Archive for July, 2010

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The Disappearing Art of Reflection

July 30, 2010

Recently, I wrote an essay on “Rethinking the Value of the Internet” and I came to point #4 and realized it opened up a huge can of worms. I said that the Internet can cause us to lose the ability to become reflective. I received a flood of emails and personal responses asking me to go into more detail about this.

A week later, I read about a book written by Nicholas Carr titled, “The Shallows: What the Internet Is Doing to Our Brains” wherein he laments our lost ability to REFLECT in life any more. I realized I had to read it and digest it in my search to help others become more reflective. There are literally hundreds of pithy quotations from that book, but let me quote just two. Early in the book, he makes this analogy:

“Once I was a scuba diver in a sea of words. Now I zip along the surface like a guy on a Jet Ski.”

The Internet, he says, causes us to no longer see the big picture about anything. He puts it this way,

“We don’t see the forest when we search the Web,” he writes. “We don’t even see the trees. We see twigs and leaves.”

He adds that Twitter, Facebook, text messages, emails, television and every other type of media causes us to have permanent Attention Deficit Disorder. He wonders if the increasing incidence of ADD in our society is because the multiplication of media  has taken everyone with mild cases and turned us into raging Distractoholics. He is exactly right.

In the next month or so, I will be publishing a series of essays to bring our minds back to the disappearing ability to reflect  on anything. In this series I have four purposes:

  • To point out the value of reflection
  • To note the dangers associated with not reflecting
  • To show the obstacles that prevent us from reflection
  • To propose solutions to those obstacles

Join with me in this hunt for the elusive “Reflective Life”.

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“What is Art?” the offended one asks

July 16, 2010

The question of the nature of art, the validity of certain pieces of art and acceptable reactions to art, all depend upon who is offended by it. I am not an Art Historian, or an Art Philosopher (are there such things?), but I have read many who are and have friends who place themselves in those categories. As far as I can tell, there are four primary sub-sections to artistic expression:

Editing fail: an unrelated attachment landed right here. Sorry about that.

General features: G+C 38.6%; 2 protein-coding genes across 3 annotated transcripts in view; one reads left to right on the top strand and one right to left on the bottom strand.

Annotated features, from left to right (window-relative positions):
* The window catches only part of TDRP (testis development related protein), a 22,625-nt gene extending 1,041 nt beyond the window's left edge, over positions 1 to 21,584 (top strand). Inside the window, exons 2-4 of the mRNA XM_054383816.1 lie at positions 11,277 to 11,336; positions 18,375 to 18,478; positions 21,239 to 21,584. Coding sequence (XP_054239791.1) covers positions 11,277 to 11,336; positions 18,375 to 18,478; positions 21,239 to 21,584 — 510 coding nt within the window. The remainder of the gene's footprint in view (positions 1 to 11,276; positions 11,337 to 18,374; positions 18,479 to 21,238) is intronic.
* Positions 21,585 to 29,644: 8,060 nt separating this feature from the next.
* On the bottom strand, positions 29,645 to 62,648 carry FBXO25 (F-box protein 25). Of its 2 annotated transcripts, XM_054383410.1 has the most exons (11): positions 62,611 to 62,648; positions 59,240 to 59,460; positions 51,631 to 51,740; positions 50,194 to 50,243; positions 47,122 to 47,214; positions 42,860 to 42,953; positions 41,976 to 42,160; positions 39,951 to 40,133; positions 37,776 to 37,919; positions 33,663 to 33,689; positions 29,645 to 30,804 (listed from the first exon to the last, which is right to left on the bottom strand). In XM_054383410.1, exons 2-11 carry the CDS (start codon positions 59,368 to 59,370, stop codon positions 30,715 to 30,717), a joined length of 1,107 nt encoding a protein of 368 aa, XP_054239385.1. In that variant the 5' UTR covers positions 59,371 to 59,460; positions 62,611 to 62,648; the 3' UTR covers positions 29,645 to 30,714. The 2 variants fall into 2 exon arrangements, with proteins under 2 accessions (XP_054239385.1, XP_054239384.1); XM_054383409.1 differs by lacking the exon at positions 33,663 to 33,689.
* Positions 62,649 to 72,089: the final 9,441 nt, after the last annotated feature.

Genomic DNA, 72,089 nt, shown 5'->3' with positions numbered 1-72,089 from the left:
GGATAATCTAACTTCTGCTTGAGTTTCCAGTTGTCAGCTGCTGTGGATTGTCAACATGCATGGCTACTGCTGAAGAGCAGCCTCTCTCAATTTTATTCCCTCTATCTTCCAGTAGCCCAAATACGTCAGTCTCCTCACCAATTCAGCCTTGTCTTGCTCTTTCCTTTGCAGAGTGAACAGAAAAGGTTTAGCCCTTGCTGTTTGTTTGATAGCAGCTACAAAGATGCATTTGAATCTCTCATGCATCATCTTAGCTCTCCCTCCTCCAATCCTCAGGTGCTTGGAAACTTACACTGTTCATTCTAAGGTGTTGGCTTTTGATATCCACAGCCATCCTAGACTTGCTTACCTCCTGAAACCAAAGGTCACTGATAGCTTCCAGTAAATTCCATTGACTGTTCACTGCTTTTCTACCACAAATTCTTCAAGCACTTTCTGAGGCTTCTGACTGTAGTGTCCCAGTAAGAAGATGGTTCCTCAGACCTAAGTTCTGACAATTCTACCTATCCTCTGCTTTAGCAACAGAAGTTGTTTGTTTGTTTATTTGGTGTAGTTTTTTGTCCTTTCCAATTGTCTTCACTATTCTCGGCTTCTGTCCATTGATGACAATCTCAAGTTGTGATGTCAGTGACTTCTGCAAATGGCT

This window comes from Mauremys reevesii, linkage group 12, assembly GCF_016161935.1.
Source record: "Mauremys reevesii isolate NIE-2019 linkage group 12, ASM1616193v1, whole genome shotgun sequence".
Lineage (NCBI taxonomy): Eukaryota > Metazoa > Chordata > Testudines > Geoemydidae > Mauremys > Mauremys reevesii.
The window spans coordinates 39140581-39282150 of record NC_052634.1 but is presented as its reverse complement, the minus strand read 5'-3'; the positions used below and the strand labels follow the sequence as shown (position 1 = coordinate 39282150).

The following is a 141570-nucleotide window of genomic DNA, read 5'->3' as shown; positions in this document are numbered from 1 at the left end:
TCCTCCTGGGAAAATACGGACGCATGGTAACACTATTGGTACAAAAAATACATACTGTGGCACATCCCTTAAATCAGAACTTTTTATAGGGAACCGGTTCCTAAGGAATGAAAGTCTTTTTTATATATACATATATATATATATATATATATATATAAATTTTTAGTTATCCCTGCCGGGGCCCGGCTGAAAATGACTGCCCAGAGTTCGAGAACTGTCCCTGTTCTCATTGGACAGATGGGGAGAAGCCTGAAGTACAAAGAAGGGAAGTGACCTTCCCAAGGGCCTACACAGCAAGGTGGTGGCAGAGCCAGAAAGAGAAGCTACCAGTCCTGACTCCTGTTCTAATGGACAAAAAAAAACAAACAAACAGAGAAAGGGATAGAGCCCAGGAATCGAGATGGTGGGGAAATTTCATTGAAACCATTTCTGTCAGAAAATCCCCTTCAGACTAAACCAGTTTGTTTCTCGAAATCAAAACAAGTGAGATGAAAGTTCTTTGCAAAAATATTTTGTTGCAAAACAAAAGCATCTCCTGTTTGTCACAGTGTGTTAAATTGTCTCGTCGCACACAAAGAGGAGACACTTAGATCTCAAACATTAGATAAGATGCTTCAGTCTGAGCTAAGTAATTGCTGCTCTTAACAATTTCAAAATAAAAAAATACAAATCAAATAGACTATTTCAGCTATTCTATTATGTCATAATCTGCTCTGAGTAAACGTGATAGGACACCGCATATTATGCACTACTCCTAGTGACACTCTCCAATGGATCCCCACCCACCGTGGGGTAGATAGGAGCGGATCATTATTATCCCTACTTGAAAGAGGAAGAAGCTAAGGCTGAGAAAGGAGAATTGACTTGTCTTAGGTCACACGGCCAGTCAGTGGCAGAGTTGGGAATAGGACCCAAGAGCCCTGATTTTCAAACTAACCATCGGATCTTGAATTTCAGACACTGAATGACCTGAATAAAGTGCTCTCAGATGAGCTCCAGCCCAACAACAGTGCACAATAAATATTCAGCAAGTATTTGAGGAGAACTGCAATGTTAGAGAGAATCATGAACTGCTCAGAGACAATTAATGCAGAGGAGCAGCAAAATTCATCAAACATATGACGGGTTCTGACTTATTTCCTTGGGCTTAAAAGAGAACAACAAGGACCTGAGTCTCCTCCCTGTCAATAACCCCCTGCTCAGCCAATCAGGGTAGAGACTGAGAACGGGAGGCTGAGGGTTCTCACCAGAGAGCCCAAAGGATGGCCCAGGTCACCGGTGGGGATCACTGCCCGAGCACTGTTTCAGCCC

1. Art as Decoration: In the past 200 years, this is the art we have come to buy because it matches the drapes or  our mood. Musically, Muzak or elevator music fits into this category.

2. Art as Ability: The dutch masters (Rembrandt, etc.) in painting, the orchestra members in music, the Method Actors in drama, all elevate art by their precision and focus. They produce art for its own sake…because it can be produced at such a high skill level.

3. Art as Emotional Expression: The emergence of Impressionism and all its children and grandchildren showed us the naked truth about art: It is a language of the soul which bypasses logic and reason. When one reads “Ulysses” by James Joyce, it is the force of the emotion and not the logic of the words that strikes the reader. When Kenny G waxes timeless on the sax, it stirs feelings of far-off places in the same way that Notorious B.I.G. can evoke anger with his rap lyrics.

4. Art as Philosophical Discussion: Whereas these other genres of art can provoke discussion ad nauseum, it is the art of the Philosopher that prompts the question, “is this Art?” For instance, this week at the Sacramento County Law Library, an artist has posted this painting:

Sacramento County Law Library painting

Though it is hard to see from this angle, the painting has a Bible with the caption below “Warning: May Impair Judgment”. This is a philosophical statement musing that the opinions of the Bible may have a detrimental effect on one’s sense of right and wrong. It is a mild anti-Bible, anti-Christian statement. Fortunately, only one group has protested the inclusion of this painting in the latest exhibit. But in the Sacbee page devoted to this controversy, many ask whether this is art.

How are we to respond to art which offends us? If it fits into the category of philosophical art, our response should be the same as how we respond to any philosophy which offends us. We should get to the heart of the message and address its validity. Does the Bible impair someone’s judgment? Does the reader of the Bible come away impaired? Can a society be better off without the Bible? These are the concepts to interact with. Unfortunately, some will respond to the legality of the message. Others will be offended and negate the art. For instance, when Andres Serrano put a plastic crucifix into a jar of urine and called it “Art”, the outcry was deafening. It was attacked from every angle. But few people took issue with the art’s main theme at all. Because of this, Serrano’s work took on mythic status. He entered that arena with banned books and music: Status based upon reaction and not the merits of the work.

Taken at face value, Serrano’s work is pedantic and juvenile. The same can be said of the movie “The Last Temptation of Christ”, which was poorly edited, lacked a cohesive plot and whose research was shoddy. If those offended had approached the art critically, instead of from a place of offense, these pieces of philosophical art might have been jettisoned onto the slag heap of history. When we respond from offense, we see stupid books like “The Tropic of Cancer”, movies like “The Last Temptation” and art works such as those produced by Serrano become elevated in importance.

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